By Mohammed Hasnain
The color purple has always represented royalty, nobility, luxury, power, and ambition to the common folk of the world. Purple also represents meanings of wealth, extravagance, creativity, wisdom, dignity, grandeur, devotion, peace, pride, mystery, independence, and magic. But if you asked Professor Charlton, a dietitian in the School of Medicine at the University of Wollongong (UOW), she would say she associates the color with health and wellbeing.
While illness in aging is a very commonly discussed topic amongst Xennials, Millennials, and most members of iGen, Professor Charlton’s passion lies in learning about aging well and spent quite some time researching this to help us understand better about the social and health-related aspects of aging.
For as long as we can remember people have associated and accepted aging as a natural process it is seen as something very normal, not something one would worry about. But with time we have become more conscious and have noticed what Professor Charlton points out in her research, memory loss that causes someone to lose their way, forget common words, may suggest signs of mild cognitive decline which over time changes to more severe cognitive decline.
Overtime it is seen that most of these people with mild cognitive decline can’t remember even the most basic of things like their address, telephone number or losing the ability to manage their finances by themselves and not being able to take part in any kind of social interaction when these signs are studied more clearly one would say that the individual was suffering from dementia or Alzheimer’s disease which was pointed out by the famous dietitian Professor Charlton. She also acclaimed that dementia is not and cannot be seen as a normal process in aging. This is why scientists and clinicians have been trying to find a solution to this problem for some time now, however, they have come short of anything that can be seen as an effective prevention method or a treatment that could solve the problem.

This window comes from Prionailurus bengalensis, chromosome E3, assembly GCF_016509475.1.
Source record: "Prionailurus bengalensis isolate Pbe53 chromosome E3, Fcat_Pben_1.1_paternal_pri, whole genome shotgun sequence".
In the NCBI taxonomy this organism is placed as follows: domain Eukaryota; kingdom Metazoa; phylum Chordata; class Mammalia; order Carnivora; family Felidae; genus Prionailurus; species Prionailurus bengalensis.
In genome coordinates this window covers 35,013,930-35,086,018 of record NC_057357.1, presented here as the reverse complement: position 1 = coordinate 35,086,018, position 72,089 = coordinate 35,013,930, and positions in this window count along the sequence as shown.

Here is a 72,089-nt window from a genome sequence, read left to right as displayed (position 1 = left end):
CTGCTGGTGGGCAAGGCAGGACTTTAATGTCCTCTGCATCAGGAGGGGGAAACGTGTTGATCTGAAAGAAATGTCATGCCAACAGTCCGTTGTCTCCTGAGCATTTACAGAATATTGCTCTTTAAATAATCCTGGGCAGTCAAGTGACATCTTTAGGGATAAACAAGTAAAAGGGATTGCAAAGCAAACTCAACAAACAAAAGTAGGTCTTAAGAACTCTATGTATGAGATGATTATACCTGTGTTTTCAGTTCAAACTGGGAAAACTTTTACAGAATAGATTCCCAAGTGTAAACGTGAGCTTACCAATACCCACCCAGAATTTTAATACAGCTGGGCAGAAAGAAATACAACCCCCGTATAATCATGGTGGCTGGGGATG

However, there is little proof that cognitive decline can be easily prevented through the food we eat regularly as per Professor Charlton’s research on the subject. She claims that these are foods that are inexpensive, plant-based, and commonly available at the supermarket that we go to daily.
Now that we know that the answer is so close to us the only question left to ask is which foods should you fill your trolley with? Plant-based foods usually come in colors such as purple, deep red, or blue. The magic of these colored foods lies in their bioactive compounds. Which is known as phytonutrients, these compounds contribute to the antioxidant activity of plant-based foods. In addition to this purple fruits and vegetables are also rich in anthocyanins, which are natural plant pigments that provide foods with their unique color. Studies have shown that anthocyanins may benefit brain health, help to lower inflammation and fight cancer and heart disease. Moreover, purple produce offers other key vitamins and nutrients. Some commonly seen purple fruits and vegetables include Purple Cauliflower, which is known for having powerful cancer-fighting properties, and the purple variety is an excellent source of vitamin C, fiber, potassium, and B vitamins. Purple Asparagus is similar in taste to white and green asparagus but is also loaded with vitamin C, according to registered dietitian Katherine Brooking. Plums a great source of vitamins A and C that support your immune system. Dried plums, or prunes, are full of minerals such as calcium, magnesium, iron, and potassium.